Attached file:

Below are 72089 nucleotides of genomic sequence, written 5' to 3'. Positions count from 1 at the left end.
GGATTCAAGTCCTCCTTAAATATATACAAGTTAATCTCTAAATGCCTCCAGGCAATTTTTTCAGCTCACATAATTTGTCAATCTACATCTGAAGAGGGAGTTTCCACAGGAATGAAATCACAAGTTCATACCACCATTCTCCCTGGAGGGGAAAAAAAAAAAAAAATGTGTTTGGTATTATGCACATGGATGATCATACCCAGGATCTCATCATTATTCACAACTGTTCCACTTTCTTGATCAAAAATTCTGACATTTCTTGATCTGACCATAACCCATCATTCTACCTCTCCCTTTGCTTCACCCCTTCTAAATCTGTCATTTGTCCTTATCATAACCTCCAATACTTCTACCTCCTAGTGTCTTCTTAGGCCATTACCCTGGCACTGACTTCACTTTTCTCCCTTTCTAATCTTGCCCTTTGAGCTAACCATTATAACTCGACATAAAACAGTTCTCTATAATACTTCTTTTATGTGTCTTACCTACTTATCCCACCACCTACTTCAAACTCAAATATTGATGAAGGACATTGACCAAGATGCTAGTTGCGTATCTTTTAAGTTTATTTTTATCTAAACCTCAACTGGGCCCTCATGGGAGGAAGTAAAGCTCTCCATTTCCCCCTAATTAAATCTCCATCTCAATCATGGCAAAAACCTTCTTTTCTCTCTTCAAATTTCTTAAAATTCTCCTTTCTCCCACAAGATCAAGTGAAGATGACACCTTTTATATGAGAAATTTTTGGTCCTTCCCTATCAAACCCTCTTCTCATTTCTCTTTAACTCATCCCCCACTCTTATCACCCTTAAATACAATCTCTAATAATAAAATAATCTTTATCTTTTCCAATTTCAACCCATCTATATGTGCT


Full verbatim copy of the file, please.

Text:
Below are 72089 nucleotides of genomic sequence, written 5' to 3'. Positions count from 1 at the left end.
GGATTCAAGTCCTCCTTAAATATATACAAGTTAATCTCTAAATGCCTCCAGGCAATTTTTTCAGCTCACATAATTTGTCAATCTACATCTGAAGAGGGAGTTTCCACAGGAATGAAATCACAAGTTCATACCACCATTCTCCCTGGAGGGGAAAAAAAAAAAAAAATGTGTTTGGTATTATGCACATGGATGATCATACCCAGGATCTCATCATTATTCACAACTGTTCCACTTTCTTGATCAAAAATTCTGACATTTCTTGATCTGACCATAACCCATCATTCTACCTCTCCCTTTGCTTCACCCCTTCTAAATCTGTCATTTGTCCTTATCATAACCTCCAATACTTCTACCTCCTAGTGTCTTCTTAGGCCATTACCCTGGCACTGACTTCACTTTTCTCCCTTTCTAATCTTGCCCTTTGAGCTAACCATTATAACTCGACATAAAACAGTTCTCTATAATACTTCTTTTATGTGTCTTACCTACTTATCCCACCACCTACTTCAAACTCAAATATTGATGAAGGACATTGACCAAGATGCTAGTTGCGTATCTTTTAAGTTTATTTTTATCTAAACCTCAACTGGGCCCTCATGGGAGGAAGTAAAGCTCTCCATTTCCCCCTAATTAAATCTCCATCTCAATCATGGCAAAAACCTTCTTTTCTCTCTTCAAATTTCTTAAAATTCTCCTTTCTCCCACAAGATCAAGTGAAGATGACACCTTTTATATGAGAAATTTTTGGTCCTTCCCTATCAAACCCTCTTCTCATTTCTCTTTAACTCATCCCCCACTCTTATCACCCTTAAATACAATCTCTAATAATAAAATAATCTTTATCTTTTCCAATTTCAACCCATCTATATGTGCT